The Victoria Police officer charged with leaking details of an anti-terror raid to The Australian’s Cameron Stewart “dotted the i’s and crossed the t’s”, the Melbourne Magistrates’ Court heard today.

Victoria police superintendent Stephen Porter, who served above former Security Intelligence Group investigator Simon Artz in the VicPol chain of command, agreed that his former colleague had done the exact thing expected of him following a lunchtime chat with Stewart outside the newspaper’s Southbank headquarters on July 30, 2009.

The court heard that Artz had told his superiors at the first available opportunity — including detective senior sergeant Peter Greaney — of the meeting with Stewart, had diarised the contact and prepared an information report in line with official police procedure.

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Asked by Bill Stuart, SC, for Artz, whether he would have done the same thing if he’d been in Artz’s shoes, Porter gave an unequivocal “yes”.

However, under cross-examination by prosecutor Nick Papas SC, he agreed the leak would have been a significant issue.

He agreed with Papas that “if in fact Cameron Stewart is telling the truth” and that he was told by Artz of specific details of Operation Neath including the “resolution” or raid date, then it would have posed a problem.

Stewart filed this preliminary story after his chat with Artz that contained broad details of the operation. However, the yarn was spiked by then-Australian editor Paul Whittaker after the AFP intervened and promised an extensive briefing in exchange for later publication.

The bolstered terror raid story, featuring extensive AFP backgrounding, appeared five days later on the morning that the warrants were executed.

Porter agreed that Stewart would have known independently that some Somalis resident in Australia had been travelling to Africa to fight as members of terror group Al-Shabbab.

“Anybody making reasonable inquiries in the Somali community in Melbourne should have known that,” Porter said.

He said that a fresh report on the topic would only be “slightly newsworthy” given that the events had occurred in the past and were a matter of public record.

Stewart was one of Artz’ so-called “community contacts” that he had cultivated during his work on the Special Intelligence Group’s Africa desk.

Artz, 40, is charged with eight offences including wilful misconduct and leaking against Victoria police policy. He faces serious jail time if convicted.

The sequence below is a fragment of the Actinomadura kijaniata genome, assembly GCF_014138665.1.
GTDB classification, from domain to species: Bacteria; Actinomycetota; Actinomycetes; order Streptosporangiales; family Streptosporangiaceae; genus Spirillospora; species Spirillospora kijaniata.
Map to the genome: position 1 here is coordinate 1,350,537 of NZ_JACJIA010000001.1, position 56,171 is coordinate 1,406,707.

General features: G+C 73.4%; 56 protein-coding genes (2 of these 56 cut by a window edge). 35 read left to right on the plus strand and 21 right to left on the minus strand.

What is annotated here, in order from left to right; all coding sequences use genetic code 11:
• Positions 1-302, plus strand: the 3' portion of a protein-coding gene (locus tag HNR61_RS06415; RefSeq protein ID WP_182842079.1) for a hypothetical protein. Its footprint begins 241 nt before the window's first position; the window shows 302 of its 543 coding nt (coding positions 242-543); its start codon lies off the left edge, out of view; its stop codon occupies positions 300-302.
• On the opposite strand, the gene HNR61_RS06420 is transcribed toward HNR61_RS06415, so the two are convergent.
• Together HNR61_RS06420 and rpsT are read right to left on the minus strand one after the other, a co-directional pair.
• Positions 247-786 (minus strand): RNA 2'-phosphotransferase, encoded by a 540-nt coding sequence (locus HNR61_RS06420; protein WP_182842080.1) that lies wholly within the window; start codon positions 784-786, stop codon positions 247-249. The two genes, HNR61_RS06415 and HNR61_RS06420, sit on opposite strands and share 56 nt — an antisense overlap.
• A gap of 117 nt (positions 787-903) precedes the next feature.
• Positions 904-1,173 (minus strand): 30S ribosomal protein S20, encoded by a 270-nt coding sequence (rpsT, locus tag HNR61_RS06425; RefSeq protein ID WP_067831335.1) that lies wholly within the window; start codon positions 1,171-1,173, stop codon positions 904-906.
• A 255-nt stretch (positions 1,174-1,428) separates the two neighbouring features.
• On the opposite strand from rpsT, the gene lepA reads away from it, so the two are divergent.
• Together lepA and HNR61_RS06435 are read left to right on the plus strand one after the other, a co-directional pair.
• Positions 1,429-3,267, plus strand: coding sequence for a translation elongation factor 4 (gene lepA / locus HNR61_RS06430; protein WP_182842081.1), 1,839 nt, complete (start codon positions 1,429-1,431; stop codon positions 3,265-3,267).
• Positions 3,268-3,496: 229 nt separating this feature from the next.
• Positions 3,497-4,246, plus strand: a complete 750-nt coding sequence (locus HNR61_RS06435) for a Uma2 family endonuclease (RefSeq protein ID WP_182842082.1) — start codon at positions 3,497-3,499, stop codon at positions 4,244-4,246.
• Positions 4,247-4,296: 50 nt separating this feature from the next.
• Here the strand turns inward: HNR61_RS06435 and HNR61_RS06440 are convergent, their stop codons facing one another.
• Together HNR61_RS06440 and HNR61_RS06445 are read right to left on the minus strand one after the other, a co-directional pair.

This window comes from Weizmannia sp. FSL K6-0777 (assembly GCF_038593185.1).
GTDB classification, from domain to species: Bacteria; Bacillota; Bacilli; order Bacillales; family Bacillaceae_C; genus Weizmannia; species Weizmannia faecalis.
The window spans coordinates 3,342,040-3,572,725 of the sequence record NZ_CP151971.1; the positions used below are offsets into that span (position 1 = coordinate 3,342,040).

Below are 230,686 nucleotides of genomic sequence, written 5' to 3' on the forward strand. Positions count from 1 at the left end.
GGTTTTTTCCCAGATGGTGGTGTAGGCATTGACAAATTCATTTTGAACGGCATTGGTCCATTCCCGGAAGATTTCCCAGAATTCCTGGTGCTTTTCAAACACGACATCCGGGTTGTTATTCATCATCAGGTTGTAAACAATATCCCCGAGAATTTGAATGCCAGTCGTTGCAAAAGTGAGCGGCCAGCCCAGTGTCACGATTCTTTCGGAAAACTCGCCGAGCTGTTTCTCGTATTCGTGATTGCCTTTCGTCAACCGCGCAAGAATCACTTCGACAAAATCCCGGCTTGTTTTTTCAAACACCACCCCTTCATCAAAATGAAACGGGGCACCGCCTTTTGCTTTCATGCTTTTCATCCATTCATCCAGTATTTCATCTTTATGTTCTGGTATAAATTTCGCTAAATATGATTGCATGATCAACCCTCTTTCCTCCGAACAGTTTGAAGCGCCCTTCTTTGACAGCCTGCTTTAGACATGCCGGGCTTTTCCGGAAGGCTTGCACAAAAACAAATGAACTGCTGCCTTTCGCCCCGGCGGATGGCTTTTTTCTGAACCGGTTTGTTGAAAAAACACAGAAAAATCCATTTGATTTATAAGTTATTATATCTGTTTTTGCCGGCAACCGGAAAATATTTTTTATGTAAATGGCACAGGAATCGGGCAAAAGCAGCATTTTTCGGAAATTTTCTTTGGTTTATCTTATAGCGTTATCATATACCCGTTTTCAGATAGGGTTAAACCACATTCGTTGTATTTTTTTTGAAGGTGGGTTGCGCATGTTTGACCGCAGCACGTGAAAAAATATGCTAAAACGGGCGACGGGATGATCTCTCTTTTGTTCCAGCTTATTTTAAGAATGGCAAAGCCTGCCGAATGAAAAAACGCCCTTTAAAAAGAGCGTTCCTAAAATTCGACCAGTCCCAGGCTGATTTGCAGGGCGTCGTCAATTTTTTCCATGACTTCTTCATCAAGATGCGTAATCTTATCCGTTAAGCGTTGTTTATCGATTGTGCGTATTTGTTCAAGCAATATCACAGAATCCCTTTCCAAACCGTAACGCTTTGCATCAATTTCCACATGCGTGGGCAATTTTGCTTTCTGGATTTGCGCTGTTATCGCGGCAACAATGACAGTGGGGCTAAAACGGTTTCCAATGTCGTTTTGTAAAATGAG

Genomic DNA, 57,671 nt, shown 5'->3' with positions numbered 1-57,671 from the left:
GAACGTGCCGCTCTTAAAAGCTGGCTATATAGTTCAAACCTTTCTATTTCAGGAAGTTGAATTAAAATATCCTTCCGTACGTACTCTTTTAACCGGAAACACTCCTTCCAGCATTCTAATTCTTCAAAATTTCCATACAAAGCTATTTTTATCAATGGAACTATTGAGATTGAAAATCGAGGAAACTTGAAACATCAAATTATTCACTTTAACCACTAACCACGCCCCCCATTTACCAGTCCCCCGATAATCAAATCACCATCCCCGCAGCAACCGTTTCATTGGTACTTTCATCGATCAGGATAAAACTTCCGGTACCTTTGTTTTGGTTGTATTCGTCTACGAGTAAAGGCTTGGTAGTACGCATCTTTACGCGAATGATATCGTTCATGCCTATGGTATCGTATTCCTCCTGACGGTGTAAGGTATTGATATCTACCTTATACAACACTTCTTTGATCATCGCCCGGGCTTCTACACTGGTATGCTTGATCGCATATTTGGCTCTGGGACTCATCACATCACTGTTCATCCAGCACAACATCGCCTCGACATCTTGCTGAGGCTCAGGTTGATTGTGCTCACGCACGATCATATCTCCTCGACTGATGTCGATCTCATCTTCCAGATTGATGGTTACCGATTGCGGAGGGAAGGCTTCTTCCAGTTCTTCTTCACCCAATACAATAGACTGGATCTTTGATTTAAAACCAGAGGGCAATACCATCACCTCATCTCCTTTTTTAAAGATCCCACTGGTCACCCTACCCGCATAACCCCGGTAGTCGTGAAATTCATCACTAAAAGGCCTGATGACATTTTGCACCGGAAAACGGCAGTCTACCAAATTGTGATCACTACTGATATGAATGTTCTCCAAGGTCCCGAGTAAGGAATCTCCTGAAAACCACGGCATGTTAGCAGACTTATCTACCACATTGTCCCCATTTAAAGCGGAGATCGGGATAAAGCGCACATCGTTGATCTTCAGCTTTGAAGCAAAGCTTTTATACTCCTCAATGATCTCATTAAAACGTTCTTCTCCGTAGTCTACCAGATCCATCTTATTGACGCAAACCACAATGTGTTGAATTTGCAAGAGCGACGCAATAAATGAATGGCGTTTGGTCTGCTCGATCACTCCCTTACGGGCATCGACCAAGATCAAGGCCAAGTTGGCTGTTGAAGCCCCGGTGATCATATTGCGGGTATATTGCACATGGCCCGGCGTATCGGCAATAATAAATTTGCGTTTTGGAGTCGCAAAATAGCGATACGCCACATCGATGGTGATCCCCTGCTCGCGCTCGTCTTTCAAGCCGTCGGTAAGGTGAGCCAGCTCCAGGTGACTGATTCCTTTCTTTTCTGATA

Last year, three suspects were convicted and two acquitted over plans to open fire on military officers at Sydney’s Holsworthy army base. Sentencing for the three is yet to occur.

Echoing previous evidence given on Tuesday by other former colleagues of Artz, Porter said that “he carried out his duties in a very professional matter to the standard I would expect of any detective”.

Under questioning from Stuart, Porter agreed that it was entirely unsurprising that Artz would have had regular contact with journalists in the field.

Earlier, the court heard that the Australian Federal Police’s Melbourne manager, Scott Lee, denied that briefing notes provided to AFP assistant commissioner Steve Lancaster and deputy commissioner Peter Drennan were for the purpose of comparing what Stewart had earlier gleaned.

He also denied that details of an updated AFP media plan, which has been suppressed, had been informed by revelations of the leak.

Lee explained that the media strategy simply focused on key messages to the community that needed to be conveyed in any similar counter-terrorism operation.

Under friendly cross-examination by Papas, Lee said that he had a “significant concern” when he was made aware of the potential leak to Stewart in a phone call from Lancaster.

The committal continues tomorrow in court 20, with blockbuster evidence from Stewart that is expected to take up the whole day.

Two employees of Andrew Denton’s Zapruder’s Other Films, Allan Hogan and Anita Jacoby, are set to appear on Monday. They were making a documentary on the AFP for Channel Nine at the time and are alleged to have had some knowledge of the operation.